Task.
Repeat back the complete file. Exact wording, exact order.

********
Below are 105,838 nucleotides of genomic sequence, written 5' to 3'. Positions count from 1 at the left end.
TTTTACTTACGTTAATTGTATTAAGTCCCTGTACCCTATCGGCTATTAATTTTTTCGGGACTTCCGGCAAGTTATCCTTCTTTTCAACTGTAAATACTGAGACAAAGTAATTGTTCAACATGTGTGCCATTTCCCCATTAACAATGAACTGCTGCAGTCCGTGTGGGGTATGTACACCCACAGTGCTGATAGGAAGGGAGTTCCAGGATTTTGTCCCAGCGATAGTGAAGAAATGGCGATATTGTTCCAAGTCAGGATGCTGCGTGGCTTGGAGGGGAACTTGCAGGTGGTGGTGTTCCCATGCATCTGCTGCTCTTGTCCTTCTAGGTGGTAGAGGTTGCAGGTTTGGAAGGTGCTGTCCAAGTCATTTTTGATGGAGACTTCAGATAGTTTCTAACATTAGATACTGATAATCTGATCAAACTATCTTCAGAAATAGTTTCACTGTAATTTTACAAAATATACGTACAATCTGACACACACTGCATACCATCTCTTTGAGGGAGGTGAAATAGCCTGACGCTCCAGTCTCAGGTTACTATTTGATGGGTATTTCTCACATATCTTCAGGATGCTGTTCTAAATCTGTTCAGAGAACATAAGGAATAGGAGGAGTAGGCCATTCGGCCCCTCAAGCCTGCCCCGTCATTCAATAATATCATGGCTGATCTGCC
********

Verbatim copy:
Below are 105,838 nucleotides of genomic sequence, written 5' to 3'. Positions count from 1 at the left end.
TTTTACTTACGTTAATTGTATTAAGTCCCTGTACCCTATCGGCTATTAATTTTTTCGGGACTTCCGGCAAGTTATCCTTCTTTTCAACTGTAAATACTGAGACAAAGTAATTGTTCAACATGTGTGCCATTTCCCCATTAACAATGAACTGCTGCAGTCCGTGTGGGGTATGTACACCCACAGTGCTGATAGGAAGGGAGTTCCAGGATTTTGTCCCAGCGATAGTGAAGAAATGGCGATATTGTTCCAAGTCAGGATGCTGCGTGGCTTGGAGGGGAACTTGCAGGTGGTGGTGTTCCCATGCATCTGCTGCTCTTGTCCTTCTAGGTGGTAGAGGTTGCAGGTTTGGAAGGTGCTGTCCAAGTCATTTTTGATGGAGACTTCAGATAGTTTCTAACATTAGATACTGATAATCTGATCAAACTATCTTCAGAAATAGTTTCACTGTAATTTTACAAAATATACGTACAATCTGACACACACTGCATACCATCTCTTTGAGGGAGGTGAAATAGCCTGACGCTCCAGTCTCAGGTTACTATTTGATGGGTATTTCTCACATATCTTCAGGATGCTGTTCTAAATCTGTTCAGAGAACATAAGGAATAGGAGGAGTAGGCCATTCGGCCCCTCAAGCCTGCCCCGTCATTCAATAATATCATGGCTGATCTGCC